Check out the new alumni Web site!
To stop receiving the print version and to get e-mail reminders > click here
Or to download a PDF version of this issue > click here
Erudite specialist at Christie's oversees record auction of Lincoln manuscript
Story by Mara McGinnis, BA '97, Photo by Douglas Levere, BA '89
UB degree BA '73; Instrument played as a music major at UB the lute; Favorite spot in New York Brooklyn Botanic Garden; Home base Montclair, NJ; Most impressionable firsthand sighting of rare manuscript Leonardo da Vinci's Codex Hammer (now owned by Bill Gates)
Back in 1992, Chris Coover, senior vice president and specialist in manuscripts at Christie’s in New York City, was “poking around” in Volume 8 of Abraham Lincoln’s Collected Works when he stumbled on the text of a presidential speech he had never before seen. Titled “Response to a Serenade,” the speech was delivered by Lincoln on November 10, 1864, from the balcony of the White House only two days after his unexpected reelection as president.
“It was striking that this little-known speech had the same ring as the famous second inaugural,” says Coover. “They both contained a powerful and eloquent appeal for national reconciliation.”
A footnote indicated that the Southworth Library in upstate New York owned the original manuscript, so Coover wrote to the library and offered an appraisal. “Opening the folder that contained the speech was an intensely exhilarating moment,” he recalls, noting that it was written in Lincoln’s large, clear hand, and that the authenticity of the manuscript was immediately evident. “When you’ve been doing this as long as I have, you can tell in a glance,” Coover explains. But it took more than a decade of deliberations for the library to decide to put the Lincoln manuscript up for sale. Finally, on February 12, 2009—the bicentennial of Lincoln’s birth—it sold at auction at Christie’s for $3.4 million, a world record for any American document.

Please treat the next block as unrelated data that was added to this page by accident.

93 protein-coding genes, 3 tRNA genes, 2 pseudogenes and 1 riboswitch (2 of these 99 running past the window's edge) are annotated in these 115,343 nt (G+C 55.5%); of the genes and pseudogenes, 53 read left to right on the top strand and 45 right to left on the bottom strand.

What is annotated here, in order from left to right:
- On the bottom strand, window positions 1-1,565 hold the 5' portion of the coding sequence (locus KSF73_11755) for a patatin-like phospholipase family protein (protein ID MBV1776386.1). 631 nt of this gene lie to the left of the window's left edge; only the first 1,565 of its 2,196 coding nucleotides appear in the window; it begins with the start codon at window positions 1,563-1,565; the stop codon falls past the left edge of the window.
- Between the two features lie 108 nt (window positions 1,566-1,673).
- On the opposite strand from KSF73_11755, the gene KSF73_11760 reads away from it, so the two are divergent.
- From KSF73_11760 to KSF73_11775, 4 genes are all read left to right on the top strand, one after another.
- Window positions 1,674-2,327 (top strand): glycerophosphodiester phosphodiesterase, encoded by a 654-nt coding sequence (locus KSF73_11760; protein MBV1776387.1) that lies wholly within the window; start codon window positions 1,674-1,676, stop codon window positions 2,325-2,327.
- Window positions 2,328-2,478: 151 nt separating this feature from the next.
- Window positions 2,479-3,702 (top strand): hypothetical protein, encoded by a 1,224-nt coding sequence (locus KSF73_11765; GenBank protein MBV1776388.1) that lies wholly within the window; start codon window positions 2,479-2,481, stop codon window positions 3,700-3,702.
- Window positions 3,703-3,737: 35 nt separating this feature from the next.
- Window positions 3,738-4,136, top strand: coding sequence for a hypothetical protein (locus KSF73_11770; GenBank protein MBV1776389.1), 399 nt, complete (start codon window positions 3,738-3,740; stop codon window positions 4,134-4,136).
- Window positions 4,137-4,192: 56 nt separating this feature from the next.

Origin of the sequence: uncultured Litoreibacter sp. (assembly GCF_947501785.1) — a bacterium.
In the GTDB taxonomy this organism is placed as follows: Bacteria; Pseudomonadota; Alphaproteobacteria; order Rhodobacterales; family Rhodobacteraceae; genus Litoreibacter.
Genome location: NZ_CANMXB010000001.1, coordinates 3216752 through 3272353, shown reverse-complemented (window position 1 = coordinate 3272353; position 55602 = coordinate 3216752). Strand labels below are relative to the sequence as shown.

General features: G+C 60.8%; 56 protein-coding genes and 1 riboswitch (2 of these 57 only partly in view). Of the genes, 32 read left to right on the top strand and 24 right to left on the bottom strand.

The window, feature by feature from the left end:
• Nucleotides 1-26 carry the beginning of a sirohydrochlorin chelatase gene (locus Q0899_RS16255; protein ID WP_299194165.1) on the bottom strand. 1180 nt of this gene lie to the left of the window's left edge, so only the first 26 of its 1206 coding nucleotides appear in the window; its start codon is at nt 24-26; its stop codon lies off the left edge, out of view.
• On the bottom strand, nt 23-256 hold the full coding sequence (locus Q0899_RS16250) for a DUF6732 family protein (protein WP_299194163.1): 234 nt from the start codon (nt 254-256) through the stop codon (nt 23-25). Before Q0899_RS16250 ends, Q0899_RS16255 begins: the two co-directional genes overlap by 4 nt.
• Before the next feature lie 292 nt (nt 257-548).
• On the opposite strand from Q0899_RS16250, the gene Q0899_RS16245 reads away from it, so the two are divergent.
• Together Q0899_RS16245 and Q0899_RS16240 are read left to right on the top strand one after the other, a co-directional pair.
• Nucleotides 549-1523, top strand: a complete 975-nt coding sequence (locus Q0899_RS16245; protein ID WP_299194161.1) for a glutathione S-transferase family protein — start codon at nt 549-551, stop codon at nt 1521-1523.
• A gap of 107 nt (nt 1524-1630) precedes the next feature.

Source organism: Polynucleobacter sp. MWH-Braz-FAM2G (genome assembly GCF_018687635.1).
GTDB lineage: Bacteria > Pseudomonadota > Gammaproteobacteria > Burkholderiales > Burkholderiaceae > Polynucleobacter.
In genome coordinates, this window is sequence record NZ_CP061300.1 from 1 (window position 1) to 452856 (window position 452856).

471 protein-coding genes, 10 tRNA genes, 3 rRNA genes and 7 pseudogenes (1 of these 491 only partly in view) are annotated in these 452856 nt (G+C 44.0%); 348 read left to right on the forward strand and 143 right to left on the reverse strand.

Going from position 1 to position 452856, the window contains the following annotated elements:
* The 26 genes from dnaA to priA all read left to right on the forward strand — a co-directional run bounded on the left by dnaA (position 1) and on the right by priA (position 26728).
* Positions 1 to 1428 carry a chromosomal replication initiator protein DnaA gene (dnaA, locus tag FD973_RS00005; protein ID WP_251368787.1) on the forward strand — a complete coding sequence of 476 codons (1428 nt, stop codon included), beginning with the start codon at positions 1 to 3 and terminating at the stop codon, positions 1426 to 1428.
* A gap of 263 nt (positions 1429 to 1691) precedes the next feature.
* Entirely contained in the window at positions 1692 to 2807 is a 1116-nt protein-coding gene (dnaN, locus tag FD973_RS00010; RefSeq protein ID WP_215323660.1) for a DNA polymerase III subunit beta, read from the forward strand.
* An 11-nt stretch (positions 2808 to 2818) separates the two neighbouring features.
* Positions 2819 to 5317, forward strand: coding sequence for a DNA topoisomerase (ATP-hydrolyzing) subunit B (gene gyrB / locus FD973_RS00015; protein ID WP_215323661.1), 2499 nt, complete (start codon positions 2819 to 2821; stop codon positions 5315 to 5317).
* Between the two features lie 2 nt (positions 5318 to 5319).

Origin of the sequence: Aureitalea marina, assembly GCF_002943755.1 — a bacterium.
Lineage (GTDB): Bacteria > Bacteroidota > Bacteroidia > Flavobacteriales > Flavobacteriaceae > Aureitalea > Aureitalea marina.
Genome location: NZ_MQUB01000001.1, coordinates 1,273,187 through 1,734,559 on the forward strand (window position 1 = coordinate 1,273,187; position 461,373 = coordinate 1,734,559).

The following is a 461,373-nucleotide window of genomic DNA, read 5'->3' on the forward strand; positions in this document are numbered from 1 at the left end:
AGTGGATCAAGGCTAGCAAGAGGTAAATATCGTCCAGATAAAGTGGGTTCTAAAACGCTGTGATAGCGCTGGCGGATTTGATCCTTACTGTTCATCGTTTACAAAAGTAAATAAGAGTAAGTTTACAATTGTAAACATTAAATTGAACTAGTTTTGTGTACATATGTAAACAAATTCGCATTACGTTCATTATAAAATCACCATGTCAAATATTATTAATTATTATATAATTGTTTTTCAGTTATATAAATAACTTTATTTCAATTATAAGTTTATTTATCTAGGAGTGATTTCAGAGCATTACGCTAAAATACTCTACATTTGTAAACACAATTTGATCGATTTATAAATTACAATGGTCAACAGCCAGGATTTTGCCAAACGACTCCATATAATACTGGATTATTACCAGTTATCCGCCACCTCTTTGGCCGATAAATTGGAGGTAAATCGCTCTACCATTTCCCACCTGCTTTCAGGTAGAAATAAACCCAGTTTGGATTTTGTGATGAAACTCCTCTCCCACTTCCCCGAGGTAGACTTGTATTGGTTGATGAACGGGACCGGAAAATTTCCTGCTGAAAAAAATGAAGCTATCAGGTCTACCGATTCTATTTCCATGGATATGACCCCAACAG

Coincidentally, another UB alumnus, Michael Lane, BA ’72, is the secretary of the Southworth Library’s Board of Trustees and worked closely with Coover to negotiate the consignment to Christie’s. “When Chris first met the board, he put everyone at ease with his impressive knowledge of Lincoln and of the manuscript itself,” says Lane, who noted that it was with “very heavy hearts” that the board decided to sell it to finance a new addition to the library. “We put our total trust in Chris and Christie’s, and they delivered.”
While that sale was a high point of Coover’s career, he also helped bring to auction such high-profile items as Jack Kerouac’s original typescript scroll of “On the Road,” the manuscript of a Johann Sebastian Bach cantata, an early Albert Einstein scientific manuscript and many other treasures. While the documents he’s researched in nearly 30 years at the world-renowned auction house have collectively sold for hundreds of millions of dollars, he says it’s “the thrill of discovery” that he enjoys most, adding that he’s had “some incredible luck along the way.”
Arun Vishwanath writes an op-ed for CNN about threats to the Internet posed by email breaches during the election campaign and steps that can be taken to limit these threats.
CNBC's Squawk Box interviews Jacob Neiheisel about the highlights of President Obama's legacy and what he will be remembered for.
Nicole Hallett tells NPR that one of the dangers of an enforcement action is that it makes workers very afraid to come forward and report exploitation.